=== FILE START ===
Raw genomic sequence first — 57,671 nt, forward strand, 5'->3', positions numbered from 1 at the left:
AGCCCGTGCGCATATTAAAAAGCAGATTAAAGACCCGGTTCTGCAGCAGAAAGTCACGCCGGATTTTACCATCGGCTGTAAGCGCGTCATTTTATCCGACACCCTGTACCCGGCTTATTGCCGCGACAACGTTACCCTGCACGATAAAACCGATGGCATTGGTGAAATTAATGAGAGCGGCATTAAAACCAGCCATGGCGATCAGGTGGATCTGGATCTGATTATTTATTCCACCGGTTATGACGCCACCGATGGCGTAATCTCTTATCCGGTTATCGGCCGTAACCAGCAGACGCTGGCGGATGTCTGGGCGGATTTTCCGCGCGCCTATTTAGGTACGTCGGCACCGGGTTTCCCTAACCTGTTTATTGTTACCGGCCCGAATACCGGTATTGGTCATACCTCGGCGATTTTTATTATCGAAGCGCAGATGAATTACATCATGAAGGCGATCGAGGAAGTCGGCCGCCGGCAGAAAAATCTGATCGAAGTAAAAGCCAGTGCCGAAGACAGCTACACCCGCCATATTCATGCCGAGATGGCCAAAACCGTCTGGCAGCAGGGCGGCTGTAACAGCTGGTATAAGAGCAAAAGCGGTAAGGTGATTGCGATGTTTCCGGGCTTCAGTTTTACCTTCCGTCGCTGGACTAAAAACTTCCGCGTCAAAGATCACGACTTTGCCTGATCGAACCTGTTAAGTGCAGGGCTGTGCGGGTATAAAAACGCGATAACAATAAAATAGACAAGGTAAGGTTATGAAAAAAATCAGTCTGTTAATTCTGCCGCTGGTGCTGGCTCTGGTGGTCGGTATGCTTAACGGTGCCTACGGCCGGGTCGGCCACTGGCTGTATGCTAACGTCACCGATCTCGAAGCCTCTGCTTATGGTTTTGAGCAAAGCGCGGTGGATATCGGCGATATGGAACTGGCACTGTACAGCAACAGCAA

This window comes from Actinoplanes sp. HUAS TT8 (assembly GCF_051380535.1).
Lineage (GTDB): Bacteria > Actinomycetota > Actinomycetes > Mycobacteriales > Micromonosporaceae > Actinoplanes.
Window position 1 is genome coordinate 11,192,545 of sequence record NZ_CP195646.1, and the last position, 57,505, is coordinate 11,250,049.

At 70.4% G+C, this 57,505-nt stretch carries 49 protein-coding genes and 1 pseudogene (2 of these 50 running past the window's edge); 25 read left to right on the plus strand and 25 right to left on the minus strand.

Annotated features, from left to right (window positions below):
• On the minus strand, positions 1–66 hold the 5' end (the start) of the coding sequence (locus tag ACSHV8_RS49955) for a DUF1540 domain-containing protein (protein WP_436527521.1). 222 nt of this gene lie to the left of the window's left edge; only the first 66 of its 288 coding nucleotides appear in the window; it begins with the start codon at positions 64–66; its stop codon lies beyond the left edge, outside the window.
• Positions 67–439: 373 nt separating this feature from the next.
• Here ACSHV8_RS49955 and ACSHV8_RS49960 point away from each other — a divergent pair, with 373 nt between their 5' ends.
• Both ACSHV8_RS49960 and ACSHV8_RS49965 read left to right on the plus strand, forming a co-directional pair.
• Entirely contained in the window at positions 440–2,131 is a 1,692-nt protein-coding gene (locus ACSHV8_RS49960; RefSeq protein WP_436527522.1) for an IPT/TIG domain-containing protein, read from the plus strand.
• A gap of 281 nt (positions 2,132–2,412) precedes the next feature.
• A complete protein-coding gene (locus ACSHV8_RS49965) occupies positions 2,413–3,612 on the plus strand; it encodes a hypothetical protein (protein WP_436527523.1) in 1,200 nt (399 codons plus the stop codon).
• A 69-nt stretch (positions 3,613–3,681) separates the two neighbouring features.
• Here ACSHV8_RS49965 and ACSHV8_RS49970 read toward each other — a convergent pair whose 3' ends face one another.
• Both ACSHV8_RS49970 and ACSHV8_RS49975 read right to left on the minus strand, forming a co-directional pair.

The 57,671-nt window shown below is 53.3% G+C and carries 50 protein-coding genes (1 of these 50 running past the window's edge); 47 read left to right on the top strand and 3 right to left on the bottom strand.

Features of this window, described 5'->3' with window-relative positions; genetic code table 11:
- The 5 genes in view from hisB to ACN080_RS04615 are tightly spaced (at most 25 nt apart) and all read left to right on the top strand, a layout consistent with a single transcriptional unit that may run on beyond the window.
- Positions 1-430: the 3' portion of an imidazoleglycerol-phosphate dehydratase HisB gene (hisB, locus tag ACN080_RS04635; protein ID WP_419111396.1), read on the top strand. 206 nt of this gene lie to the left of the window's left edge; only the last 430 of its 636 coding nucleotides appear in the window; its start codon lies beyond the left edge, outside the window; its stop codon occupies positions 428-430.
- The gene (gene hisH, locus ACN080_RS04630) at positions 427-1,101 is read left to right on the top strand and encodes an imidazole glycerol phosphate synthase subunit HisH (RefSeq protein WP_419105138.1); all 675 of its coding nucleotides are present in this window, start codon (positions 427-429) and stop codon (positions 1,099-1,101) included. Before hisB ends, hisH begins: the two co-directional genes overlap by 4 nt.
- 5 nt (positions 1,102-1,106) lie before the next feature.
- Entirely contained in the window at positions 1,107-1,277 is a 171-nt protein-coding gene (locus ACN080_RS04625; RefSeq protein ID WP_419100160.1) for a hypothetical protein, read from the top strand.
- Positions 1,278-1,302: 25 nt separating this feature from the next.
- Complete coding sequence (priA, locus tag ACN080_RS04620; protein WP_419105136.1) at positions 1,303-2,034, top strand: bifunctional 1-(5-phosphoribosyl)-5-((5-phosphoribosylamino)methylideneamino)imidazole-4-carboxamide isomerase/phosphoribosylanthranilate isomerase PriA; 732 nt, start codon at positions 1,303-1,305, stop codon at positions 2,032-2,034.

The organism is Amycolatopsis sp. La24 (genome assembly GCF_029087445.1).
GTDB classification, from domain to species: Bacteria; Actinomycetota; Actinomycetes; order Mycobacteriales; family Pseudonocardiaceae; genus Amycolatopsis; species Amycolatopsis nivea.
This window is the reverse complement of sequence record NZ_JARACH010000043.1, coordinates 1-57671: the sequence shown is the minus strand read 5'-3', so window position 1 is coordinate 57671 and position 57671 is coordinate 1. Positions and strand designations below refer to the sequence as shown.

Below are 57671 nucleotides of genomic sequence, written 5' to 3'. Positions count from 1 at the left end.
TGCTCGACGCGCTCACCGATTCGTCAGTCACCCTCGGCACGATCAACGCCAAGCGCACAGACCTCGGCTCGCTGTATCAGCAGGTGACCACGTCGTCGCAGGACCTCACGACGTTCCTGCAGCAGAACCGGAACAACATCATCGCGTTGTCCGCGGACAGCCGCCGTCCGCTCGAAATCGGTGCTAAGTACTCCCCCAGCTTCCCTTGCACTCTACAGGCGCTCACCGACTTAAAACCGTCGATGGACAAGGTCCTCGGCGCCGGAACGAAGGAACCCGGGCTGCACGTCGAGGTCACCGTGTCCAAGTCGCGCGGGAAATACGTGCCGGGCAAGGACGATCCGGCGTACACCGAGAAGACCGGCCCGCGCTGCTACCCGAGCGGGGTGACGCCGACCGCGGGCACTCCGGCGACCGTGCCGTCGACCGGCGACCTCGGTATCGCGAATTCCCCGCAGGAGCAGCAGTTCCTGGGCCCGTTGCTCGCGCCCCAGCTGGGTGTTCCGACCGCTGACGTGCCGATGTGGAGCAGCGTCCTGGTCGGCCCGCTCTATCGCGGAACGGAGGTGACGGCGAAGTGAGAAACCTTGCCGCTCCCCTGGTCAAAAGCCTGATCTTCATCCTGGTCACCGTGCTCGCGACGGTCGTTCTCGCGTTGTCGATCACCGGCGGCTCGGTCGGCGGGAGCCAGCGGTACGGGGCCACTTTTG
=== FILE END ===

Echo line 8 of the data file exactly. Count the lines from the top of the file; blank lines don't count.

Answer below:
• On the minus strand, positions 1–66 hold the 5' end (the start) of the coding sequence (locus tag ACSHV8_RS49955) for a DUF1540 domain-containing protein (protein WP_436527521.1). 222 nt of this gene lie to the left of the window's left edge; only the first 66 of its 288 coding nucleotides appear in the window; it begins with the start codon at positions 64–66; its stop codon lies beyond the left edge, outside the window.